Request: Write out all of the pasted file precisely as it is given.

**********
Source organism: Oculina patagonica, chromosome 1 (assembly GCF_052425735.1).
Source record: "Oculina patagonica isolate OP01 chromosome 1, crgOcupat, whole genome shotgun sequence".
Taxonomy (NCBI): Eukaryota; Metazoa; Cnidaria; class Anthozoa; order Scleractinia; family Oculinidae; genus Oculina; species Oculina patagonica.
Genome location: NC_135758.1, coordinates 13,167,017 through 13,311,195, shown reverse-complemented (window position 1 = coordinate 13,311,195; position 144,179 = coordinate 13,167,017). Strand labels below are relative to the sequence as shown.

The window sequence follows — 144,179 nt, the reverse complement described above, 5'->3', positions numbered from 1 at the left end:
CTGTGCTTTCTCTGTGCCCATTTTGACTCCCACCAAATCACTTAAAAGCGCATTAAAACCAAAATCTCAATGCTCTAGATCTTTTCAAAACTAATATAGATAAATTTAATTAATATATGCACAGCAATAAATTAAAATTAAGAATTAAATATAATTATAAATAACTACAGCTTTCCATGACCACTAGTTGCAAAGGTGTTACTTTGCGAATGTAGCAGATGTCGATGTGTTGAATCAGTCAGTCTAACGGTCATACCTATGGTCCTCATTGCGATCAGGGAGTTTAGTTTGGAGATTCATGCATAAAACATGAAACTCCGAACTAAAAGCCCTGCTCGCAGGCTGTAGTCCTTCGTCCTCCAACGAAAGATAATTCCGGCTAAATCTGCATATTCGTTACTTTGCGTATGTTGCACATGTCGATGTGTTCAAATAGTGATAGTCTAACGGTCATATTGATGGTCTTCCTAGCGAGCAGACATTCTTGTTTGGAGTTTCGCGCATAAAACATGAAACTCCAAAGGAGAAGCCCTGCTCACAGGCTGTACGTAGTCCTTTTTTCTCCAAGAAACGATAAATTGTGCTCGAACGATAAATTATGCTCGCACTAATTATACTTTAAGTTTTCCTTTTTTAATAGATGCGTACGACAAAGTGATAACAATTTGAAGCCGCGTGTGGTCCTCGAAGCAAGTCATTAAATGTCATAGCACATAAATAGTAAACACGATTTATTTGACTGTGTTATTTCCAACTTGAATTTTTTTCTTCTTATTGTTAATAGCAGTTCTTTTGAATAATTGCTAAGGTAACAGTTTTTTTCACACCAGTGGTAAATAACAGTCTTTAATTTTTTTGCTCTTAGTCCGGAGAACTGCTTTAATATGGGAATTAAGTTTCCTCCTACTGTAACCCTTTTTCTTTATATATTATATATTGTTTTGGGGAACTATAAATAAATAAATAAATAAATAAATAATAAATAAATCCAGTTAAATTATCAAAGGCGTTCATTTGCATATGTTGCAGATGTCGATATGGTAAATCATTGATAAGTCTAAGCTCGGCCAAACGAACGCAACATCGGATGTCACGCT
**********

Source organism: Oculina patagonica, chromosome 1 (assembly GCF_052425735.1).
Source record: "Oculina patagonica isolate OP01 chromosome 1, crgOcupat, whole genome shotgun sequence".
Taxonomy (NCBI): Eukaryota; Metazoa; Cnidaria; class Anthozoa; order Scleractinia; family Oculinidae; genus Oculina; species Oculina patagonica.
Genome location: NC_135758.1, coordinates 13,167,017 through 13,311,195, shown reverse-complemented (window position 1 = coordinate 13,311,195; position 144,179 = coordinate 13,167,017). Strand labels below are relative to the sequence as shown.

The window sequence follows — 144,179 nt, the reverse complement described above, 5'->3', positions numbered from 1 at the left end:
CTGTGCTTTCTCTGTGCCCATTTTGACTCCCACCAAATCACTTAAAAGCGCATTAAAACCAAAATCTCAATGCTCTAGATCTTTTCAAAACTAATATAGATAAATTTAATTAATATATGCACAGCAATAAATTAAAATTAAGAATTAAATATAATTATAAATAACTACAGCTTTCCATGACCACTAGTTGCAAAGGTGTTACTTTGCGAATGTAGCAGATGTCGATGTGTTGAATCAGTCAGTCTAACGGTCATACCTATGGTCCTCATTGCGATCAGGGAGTTTAGTTTGGAGATTCATGCATAAAACATGAAACTCCGAACTAAAAGCCCTGCTCGCAGGCTGTAGTCCTTCGTCCTCCAACGAAAGATAATTCCGGCTAAATCTGCATATTCGTTACTTTGCGTATGTTGCACATGTCGATGTGTTCAAATAGTGATAGTCTAACGGTCATATTGATGGTCTTCCTAGCGAGCAGACATTCTTGTTTGGAGTTTCGCGCATAAAACATGAAACTCCAAAGGAGAAGCCCTGCTCACAGGCTGTACGTAGTCCTTTTTTCTCCAAGAAACGATAAATTGTGCTCGAACGATAAATTATGCTCGCACTAATTATACTTTAAGTTTTCCTTTTTTAATAGATGCGTACGACAAAGTGATAACAATTTGAAGCCGCGTGTGGTCCTCGAAGCAAGTCATTAAATGTCATAGCACATAAATAGTAAACACGATTTATTTGACTGTGTTATTTCCAACTTGAATTTTTTTCTTCTTATTGTTAATAGCAGTTCTTTTGAATAATTGCTAAGGTAACAGTTTTTTTCACACCAGTGGTAAATAACAGTCTTTAATTTTTTTGCTCTTAGTCCGGAGAACTGCTTTAATATGGGAATTAAGTTTCCTCCTACTGTAACCCTTTTTCTTTATATATTATATATTGTTTTGGGGAACTATAAATAAATAAATAAATAAATAAATAATAAATAAATCCAGTTAAATTATCAAAGGCGTTCATTTGCATATGTTGCAGATGTCGATATGGTAAATCATTGATAAGTCTAAGCTCGGCCAAACGAACGCAACATCGGATGTCACGCT